Once you’ve attained accuracy, your errors will decrease as well, but I know of no one who has ever achieved the ability to play music without an occasional error. Therefore, being afraid of making mistakes is, as I said before, insane. Don’t buy into that. If you’ve practiced well, there is no reason for fear, and anyone who would fault you for an occasional error isn’t listening for the actual music anyway.


Responses

  1. Thank you Laurie; this comes at an opportune time, as I am about to play a piece of yours in a harp recital. Very well stated.

  2. Dear Laurie, I’ve loved all your writing, but this one is really special. I wish these words of wisdom could go to every music student right now! When I first started harp long ago in Marin, I was worried about perfection because of the rather strict piano lessons I had as a child. I wanted to play but the perfection thing got in the way.

    When I came back to the harp in my late 60’s, I was fortunate to start with Chris Caswell, and I think he shared your views. That is, he was listening for and teaching the music, the feeling, the coloration. He helped me a lot by just changing the way I learned. He told me no printed music; he wanted me to learn by ear rather than to worry about a lot of notes on paper. Mistakes were just a part of the learning. When I would be playing along with him and get confused, we would just laugh and try again. A very accepting and joyous way of teaching.

    Thanks for your writing.

    Best Regards, Bev Riverwood

    Date: Thu, 16 May 2013 20:16:56 +0000 To: briverwood@hotmail.com

  3. Thank you Laurie. You understand. -Dee on Lake Huron

  4. Thank you, Laurie. This is so well said. It really made me think about the way I approach performing, not just when I’m about to walk on stage but when I’m preparing at home. You’ve given us a sort of mantra to remember each time we sit down at the harp or piano or to sing which will free us to appreciate what we hear as well as what we offer to the listeners. Wonderful food for thought. It is interesting that being more experienced isn’t a cure for “stage fright”. It seems like that should make sense but it doesn’t really work that way. As a beginner I remember feeling it was ok to make mistakes, and of course the harp is very forgiving. Fortunately most folks in the audience seem to focus not on mistakes but on the mood you create for them. But as I gained more experience and exposure, at times it felt as though I had more to loose if I didn’t play “perfectly”. Your message here is protection against those thoughts that get in the way of really connecting with the harp and with the listener.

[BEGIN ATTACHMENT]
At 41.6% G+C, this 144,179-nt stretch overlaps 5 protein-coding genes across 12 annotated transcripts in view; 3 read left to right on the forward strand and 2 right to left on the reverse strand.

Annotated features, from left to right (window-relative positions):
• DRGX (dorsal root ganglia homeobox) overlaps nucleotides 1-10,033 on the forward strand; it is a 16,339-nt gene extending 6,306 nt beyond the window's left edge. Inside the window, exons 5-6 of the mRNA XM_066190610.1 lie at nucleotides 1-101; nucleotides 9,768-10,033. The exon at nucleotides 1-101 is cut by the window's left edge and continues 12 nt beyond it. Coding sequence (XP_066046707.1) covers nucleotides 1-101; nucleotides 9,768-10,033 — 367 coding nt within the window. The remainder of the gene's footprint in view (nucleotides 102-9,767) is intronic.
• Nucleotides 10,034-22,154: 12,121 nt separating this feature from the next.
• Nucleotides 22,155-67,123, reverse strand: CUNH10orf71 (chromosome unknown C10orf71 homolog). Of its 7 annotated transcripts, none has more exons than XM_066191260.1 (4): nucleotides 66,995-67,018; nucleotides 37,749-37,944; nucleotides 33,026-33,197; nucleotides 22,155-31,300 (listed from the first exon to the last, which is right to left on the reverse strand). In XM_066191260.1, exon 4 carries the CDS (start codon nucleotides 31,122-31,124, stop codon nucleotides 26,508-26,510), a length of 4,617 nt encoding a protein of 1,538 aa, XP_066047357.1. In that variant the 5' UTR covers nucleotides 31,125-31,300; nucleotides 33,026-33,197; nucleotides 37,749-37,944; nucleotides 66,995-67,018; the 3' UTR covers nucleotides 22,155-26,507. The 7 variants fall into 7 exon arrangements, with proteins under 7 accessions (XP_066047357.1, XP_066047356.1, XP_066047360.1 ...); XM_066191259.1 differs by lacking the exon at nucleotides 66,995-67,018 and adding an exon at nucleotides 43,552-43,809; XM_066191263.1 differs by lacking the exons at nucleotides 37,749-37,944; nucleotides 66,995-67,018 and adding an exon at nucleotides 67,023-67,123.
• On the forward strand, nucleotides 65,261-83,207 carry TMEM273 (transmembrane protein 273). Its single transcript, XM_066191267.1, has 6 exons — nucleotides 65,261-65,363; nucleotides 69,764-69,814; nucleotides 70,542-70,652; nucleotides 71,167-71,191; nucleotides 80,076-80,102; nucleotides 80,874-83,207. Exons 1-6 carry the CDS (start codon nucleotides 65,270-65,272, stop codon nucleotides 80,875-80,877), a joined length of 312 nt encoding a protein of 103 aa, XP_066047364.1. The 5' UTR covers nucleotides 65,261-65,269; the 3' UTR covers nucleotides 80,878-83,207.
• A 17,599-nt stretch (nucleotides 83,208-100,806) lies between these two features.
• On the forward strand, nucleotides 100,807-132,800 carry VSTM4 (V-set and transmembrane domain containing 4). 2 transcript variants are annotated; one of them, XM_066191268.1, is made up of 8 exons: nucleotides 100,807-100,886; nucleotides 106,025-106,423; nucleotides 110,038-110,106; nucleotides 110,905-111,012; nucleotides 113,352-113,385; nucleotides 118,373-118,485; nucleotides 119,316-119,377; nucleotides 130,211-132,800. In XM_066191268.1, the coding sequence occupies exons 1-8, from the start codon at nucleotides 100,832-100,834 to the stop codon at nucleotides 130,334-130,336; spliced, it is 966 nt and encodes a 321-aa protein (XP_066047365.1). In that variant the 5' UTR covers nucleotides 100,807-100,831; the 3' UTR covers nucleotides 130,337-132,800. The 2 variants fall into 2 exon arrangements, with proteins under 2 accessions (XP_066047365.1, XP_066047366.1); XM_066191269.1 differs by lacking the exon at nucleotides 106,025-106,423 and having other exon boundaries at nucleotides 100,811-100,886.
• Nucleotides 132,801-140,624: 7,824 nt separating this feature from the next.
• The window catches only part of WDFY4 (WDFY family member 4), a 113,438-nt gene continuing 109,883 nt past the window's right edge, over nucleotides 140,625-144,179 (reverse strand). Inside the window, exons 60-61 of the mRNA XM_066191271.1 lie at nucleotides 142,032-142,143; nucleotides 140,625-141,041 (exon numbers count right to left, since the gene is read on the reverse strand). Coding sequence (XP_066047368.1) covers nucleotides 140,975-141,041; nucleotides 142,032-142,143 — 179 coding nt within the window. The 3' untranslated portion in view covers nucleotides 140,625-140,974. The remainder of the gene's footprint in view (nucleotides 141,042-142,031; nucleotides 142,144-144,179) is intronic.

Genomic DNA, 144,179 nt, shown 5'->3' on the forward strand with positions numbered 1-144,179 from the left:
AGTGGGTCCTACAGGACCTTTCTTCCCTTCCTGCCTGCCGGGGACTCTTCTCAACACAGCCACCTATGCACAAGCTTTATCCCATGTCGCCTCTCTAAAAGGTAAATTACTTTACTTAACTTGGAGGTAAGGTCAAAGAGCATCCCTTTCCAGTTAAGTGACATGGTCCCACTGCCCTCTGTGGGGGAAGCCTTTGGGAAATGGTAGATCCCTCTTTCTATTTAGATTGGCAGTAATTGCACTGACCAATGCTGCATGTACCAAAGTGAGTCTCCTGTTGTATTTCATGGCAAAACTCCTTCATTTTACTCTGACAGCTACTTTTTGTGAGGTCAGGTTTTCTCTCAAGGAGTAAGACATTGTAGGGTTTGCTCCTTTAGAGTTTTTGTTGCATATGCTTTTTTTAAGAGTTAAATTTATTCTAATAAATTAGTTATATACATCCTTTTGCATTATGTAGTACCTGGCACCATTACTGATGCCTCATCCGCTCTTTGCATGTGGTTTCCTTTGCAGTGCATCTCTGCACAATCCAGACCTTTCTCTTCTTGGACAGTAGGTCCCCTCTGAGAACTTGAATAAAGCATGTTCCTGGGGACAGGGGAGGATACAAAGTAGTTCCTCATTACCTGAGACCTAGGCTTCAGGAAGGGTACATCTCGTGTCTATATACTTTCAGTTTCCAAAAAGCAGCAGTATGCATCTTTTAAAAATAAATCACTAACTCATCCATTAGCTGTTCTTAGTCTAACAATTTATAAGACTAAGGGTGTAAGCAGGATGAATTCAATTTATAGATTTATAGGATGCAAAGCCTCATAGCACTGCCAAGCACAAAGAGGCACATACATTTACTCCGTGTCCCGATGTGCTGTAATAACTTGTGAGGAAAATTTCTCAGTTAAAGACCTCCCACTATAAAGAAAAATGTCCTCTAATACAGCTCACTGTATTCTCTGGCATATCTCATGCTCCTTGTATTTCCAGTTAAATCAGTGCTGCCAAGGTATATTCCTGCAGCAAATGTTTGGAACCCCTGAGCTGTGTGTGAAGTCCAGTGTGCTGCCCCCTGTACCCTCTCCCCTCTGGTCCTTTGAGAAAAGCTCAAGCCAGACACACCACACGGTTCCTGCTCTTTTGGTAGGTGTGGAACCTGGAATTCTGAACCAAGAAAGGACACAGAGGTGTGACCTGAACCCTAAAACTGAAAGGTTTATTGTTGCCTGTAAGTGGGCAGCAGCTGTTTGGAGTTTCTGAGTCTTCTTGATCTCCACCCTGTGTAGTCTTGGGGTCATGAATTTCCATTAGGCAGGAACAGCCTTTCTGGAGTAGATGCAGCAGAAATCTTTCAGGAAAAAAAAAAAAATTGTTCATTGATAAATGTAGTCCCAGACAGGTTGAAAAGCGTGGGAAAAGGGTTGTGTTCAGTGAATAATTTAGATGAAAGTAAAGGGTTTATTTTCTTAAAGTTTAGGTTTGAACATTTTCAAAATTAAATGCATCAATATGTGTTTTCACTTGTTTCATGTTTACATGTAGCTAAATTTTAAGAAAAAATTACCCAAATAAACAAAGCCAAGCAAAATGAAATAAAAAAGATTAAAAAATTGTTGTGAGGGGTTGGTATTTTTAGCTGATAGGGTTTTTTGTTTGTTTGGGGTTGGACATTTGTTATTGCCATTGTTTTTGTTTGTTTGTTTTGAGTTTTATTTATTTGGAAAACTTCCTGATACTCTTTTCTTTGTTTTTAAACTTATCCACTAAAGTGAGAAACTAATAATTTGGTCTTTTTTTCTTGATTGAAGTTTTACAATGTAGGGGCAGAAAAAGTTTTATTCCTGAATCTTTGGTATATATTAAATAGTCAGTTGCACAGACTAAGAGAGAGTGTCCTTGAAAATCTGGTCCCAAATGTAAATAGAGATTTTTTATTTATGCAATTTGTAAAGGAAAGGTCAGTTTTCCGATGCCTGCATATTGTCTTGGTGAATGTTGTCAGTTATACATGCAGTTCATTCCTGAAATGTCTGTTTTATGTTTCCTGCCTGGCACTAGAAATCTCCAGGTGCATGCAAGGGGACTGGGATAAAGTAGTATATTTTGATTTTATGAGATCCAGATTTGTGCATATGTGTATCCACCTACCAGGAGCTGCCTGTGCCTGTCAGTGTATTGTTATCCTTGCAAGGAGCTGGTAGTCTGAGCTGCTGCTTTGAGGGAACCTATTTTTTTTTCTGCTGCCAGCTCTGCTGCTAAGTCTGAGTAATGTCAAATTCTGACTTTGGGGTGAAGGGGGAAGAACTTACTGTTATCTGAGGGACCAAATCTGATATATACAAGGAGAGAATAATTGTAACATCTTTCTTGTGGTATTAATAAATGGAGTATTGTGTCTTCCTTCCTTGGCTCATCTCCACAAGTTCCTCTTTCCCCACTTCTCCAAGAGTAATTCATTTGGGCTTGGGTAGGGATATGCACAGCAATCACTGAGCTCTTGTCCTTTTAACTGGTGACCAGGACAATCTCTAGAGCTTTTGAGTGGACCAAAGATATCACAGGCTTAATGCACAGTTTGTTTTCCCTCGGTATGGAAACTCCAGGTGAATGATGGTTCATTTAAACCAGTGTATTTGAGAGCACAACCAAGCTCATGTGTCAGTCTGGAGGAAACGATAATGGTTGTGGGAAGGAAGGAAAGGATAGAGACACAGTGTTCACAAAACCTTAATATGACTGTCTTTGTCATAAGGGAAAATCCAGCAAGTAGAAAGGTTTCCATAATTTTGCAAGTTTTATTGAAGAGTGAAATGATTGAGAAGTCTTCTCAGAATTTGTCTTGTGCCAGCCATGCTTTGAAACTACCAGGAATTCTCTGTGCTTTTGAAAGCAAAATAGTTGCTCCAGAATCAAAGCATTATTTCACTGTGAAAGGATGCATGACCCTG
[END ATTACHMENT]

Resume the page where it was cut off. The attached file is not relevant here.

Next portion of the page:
Thank goodness for harp friends and teachers who can get inside your brain and make you look at things differently. I’ve never forgotten some of the wonderful messages you’ve given over the years and they have helped so much. I always thank my angels for the privilege of playing and for being there for me. (And I think you are one of them.)

    • Yes, the more I have invested in playing a piece, the more intense is the experience of making mistakes. Yesterday, just before I played Laurie’s tune, Saguaro at a recital, I wrote out on a piece of paper, “It is alright to make a mistake”; this sounds so simplistic, but for decades I have always focused on the mistakes, and fought the mistakes, and treated mistakes as the ultimate defeat; even though I knew that all musicians made mistakes, and even though I knew that it is much more important to make music than to worry about mistakes.
      Sort of like the 11th commandment in my mind: Thou must not make a mistake.
      And to undo the years of my brain chiding me for making mistakes and hearing them as an “offense”, is a new way to operate.
      And I did make a few note mistakes yesterday, but kept the momentum, and did not fall apart; the mistakes were smoothed out, and not really noticeable unless you knew the piece. That is how I’d prefer to make my mistakes, and I am trying to learn how to minimize mistakes too; and be comfortable while making the mistake.
      I had practiced hard and well; had practiced my beginning and ending a lot, and practiced the piece inside and out, on the harp, in my head and on paper. I discovered that as I am a visual learner, working with the score, and writing out in writing what I needed to think about was a new aid. (I charted the sections, the chords, and even some of the melody; I wrote out what I had to remember and focus on in each section; fingerings, chords, dynamics, mood, key changes, etc. I thought about the tune a lot and visualized myself playing it through; I played it for as many people beforehand as I could find. I expended a lot of work to prepare that one piece, for maybe 60 people to hear, and I took extra care because it was in public. And I have to admit that performing a piece for others gets me to dig in much more deeply, than I would if I was just playing for myself.

  5. I love this piece, well written. Since I have a terrible case of stagefright, it really helps to be understood so good!
    Words of wisdom for me, but also perhaps It should be in print and handed out to the audience?! 😉
    Thank you for this, Laurie. It brings me a step closer to perhaps one day perform…..
    Harriet.

  6. I really enjoyed reading this ,sent to me by alex Coursen. Thank you made a lot of sense Imperfection or perfection is always on my mind. Sincerely, Jacqui McCarthy

  7. Thanks for the distinction between playing accurately and playing perfectly.

  8. Bless your heart for this…..you have NO idea how very much I need this at this time !! I am going to read it…and re-read it….and apply it….and hopefully overcome my fear. THANK YOU, Laurie !!